Residents Address Drivers of Health: There’s an App for That

Indiana State Medical Association

For many physicians, it can be difficult to quickly access the right resources to address patients’ five drivers of health (DOH), such as transportation access. In an innovative move to tackle this challenge, the Indiana State Medical Association (ISMA) developed the ISMA Drive for Five app. This initiative aims to streamline access to essential DOH resources for physicians and their teams.

ISMA collaborated with a range of local organizations to develop a comprehensive selection of resources which can offer patients the help they need. For example, users can quickly refer to Indiana 211, a statewide service to connect residents with local resources, or the Indiana University School of Medicine Adolescent Addiction Access Program, which provides free provider-to-provider consultation for Indiana physicians who are caring for youth ages 17 or younger with substance use disorders. The app also supports physicians and their teams by supplying verified DOH screening tools, as well as billing and coding information for reimbursement through quality payment programs. 

To gauge the impact of ISMA Drive for Five, the association engaged with four local residency programs in internal medicine, emergency medicine and family medicine. These programs participated in an online presentation with internal medicine hospitalist and ISMA DOH Task Force member Anum Niazi, MD, who discussed the impact of DOH in their communities, patient screening requirements, coding and billing requirements and guidance for using ISMA Drive for Five.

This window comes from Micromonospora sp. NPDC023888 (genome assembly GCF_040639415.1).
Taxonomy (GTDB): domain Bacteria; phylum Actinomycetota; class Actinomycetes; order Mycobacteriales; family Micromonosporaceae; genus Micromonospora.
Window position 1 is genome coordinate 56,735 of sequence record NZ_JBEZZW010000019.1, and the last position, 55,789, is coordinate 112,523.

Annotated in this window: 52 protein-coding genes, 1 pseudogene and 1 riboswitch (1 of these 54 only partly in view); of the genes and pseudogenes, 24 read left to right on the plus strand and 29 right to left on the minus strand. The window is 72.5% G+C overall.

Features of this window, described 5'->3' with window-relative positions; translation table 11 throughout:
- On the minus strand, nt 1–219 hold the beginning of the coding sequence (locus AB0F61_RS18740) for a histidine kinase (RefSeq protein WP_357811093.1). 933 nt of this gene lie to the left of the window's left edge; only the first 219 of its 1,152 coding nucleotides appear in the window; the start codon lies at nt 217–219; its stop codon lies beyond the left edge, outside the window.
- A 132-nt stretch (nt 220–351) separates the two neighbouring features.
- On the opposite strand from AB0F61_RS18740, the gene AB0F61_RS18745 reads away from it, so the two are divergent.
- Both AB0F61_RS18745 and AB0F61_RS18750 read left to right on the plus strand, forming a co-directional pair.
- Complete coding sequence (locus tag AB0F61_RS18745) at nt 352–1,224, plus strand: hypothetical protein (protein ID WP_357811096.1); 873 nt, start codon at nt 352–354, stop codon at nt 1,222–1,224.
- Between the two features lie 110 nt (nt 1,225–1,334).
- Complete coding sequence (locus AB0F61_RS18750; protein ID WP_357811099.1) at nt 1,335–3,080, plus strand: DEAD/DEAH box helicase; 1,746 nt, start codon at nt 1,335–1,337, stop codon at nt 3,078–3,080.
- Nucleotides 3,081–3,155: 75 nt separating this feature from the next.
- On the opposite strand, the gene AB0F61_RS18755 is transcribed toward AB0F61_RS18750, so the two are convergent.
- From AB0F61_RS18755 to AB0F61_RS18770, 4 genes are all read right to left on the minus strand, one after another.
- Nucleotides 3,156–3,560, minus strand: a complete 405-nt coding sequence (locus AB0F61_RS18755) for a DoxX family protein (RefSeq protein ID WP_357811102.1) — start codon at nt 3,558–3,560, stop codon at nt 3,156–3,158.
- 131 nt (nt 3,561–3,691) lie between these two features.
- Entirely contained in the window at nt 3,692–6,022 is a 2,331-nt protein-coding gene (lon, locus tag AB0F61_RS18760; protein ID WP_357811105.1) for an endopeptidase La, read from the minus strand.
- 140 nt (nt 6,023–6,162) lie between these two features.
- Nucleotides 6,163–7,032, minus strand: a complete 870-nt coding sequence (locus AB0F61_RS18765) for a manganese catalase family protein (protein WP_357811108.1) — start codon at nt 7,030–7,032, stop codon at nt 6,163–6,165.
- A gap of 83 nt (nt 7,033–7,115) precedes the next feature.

“Addressing DOH is essential for our patients’ health, but the skills to screen for DOH and refer patients to needed resources are not often taught in residency programs,” said Dr. Niazi. “Through our collaboration with residency programs using the ISMA Drive for Five app, we are supporting the next generation of physicians and equipping them with crucial tools to meet their patients’ needs.”

Across the four programs, 30 residents used the app, gaining insights into the importance of DOH and a deeper understanding of screening tools. They reported on quality metrics that included positive DOH markers, the screening tools used and specific resources that were matched with patients. A total of 99 patients were screened, ranging in age from 5 months to 97 years old. Some of the top DOH factors identified among the patients were transportation, housing, food insecurity and financial burden. The residents wrote that they enjoy using the app and feel more prepared and confident when screening patients. Key learnings from this program can also be applied to other groups of physicians. 

This program was made possible by funding from The Physicians Foundation as part of their DOH grant program. Learn more here.

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